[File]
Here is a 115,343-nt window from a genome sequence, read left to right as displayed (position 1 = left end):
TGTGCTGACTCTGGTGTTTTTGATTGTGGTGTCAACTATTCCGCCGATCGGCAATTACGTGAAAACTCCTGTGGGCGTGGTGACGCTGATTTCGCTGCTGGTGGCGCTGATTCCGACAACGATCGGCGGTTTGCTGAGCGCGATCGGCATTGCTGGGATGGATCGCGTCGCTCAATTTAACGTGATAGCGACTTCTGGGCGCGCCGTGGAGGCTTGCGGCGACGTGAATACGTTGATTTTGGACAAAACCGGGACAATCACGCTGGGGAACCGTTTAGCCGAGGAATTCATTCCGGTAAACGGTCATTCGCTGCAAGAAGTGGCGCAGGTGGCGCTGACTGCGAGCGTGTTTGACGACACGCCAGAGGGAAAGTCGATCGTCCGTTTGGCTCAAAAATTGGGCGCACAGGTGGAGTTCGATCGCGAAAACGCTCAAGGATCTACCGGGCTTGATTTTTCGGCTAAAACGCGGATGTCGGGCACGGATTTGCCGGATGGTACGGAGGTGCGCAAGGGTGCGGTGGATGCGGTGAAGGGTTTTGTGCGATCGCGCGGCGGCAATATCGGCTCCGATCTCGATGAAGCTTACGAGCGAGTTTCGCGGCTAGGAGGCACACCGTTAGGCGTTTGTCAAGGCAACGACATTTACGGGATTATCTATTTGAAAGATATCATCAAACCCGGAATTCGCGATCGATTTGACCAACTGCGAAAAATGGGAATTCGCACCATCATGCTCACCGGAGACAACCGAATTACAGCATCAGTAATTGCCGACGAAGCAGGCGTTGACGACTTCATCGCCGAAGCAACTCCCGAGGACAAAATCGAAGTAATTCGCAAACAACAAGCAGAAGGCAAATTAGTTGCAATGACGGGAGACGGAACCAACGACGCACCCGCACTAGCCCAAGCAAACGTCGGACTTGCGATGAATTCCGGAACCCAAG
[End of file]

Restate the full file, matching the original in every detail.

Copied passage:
Here is a 115,343-nt window from a genome sequence, read left to right as displayed (position 1 = left end):
TGTGCTGACTCTGGTGTTTTTGATTGTGGTGTCAACTATTCCGCCGATCGGCAATTACGTGAAAACTCCTGTGGGCGTGGTGACGCTGATTTCGCTGCTGGTGGCGCTGATTCCGACAACGATCGGCGGTTTGCTGAGCGCGATCGGCATTGCTGGGATGGATCGCGTCGCTCAATTTAACGTGATAGCGACTTCTGGGCGCGCCGTGGAGGCTTGCGGCGACGTGAATACGTTGATTTTGGACAAAACCGGGACAATCACGCTGGGGAACCGTTTAGCCGAGGAATTCATTCCGGTAAACGGTCATTCGCTGCAAGAAGTGGCGCAGGTGGCGCTGACTGCGAGCGTGTTTGACGACACGCCAGAGGGAAAGTCGATCGTCCGTTTGGCTCAAAAATTGGGCGCACAGGTGGAGTTCGATCGCGAAAACGCTCAAGGATCTACCGGGCTTGATTTTTCGGCTAAAACGCGGATGTCGGGCACGGATTTGCCGGATGGTACGGAGGTGCGCAAGGGTGCGGTGGATGCGGTGAAGGGTTTTGTGCGATCGCGCGGCGGCAATATCGGCTCCGATCTCGATGAAGCTTACGAGCGAGTTTCGCGGCTAGGAGGCACACCGTTAGGCGTTTGTCAAGGCAACGACATTTACGGGATTATCTATTTGAAAGATATCATCAAACCCGGAATTCGCGATCGATTTGACCAACTGCGAAAAATGGGAATTCGCACCATCATGCTCACCGGAGACAACCGAATTACAGCATCAGTAATTGCCGACGAAGCAGGCGTTGACGACTTCATCGCCGAAGCAACTCCCGAGGACAAAATCGAAGTAATTCGCAAACAACAAGCAGAAGGCAAATTAGTTGCAATGACGGGAGACGGAACCAACGACGCACCCGCACTAGCCCAAGCAAACGTCGGACTTGCGATGAATTCCGGAACCCAAG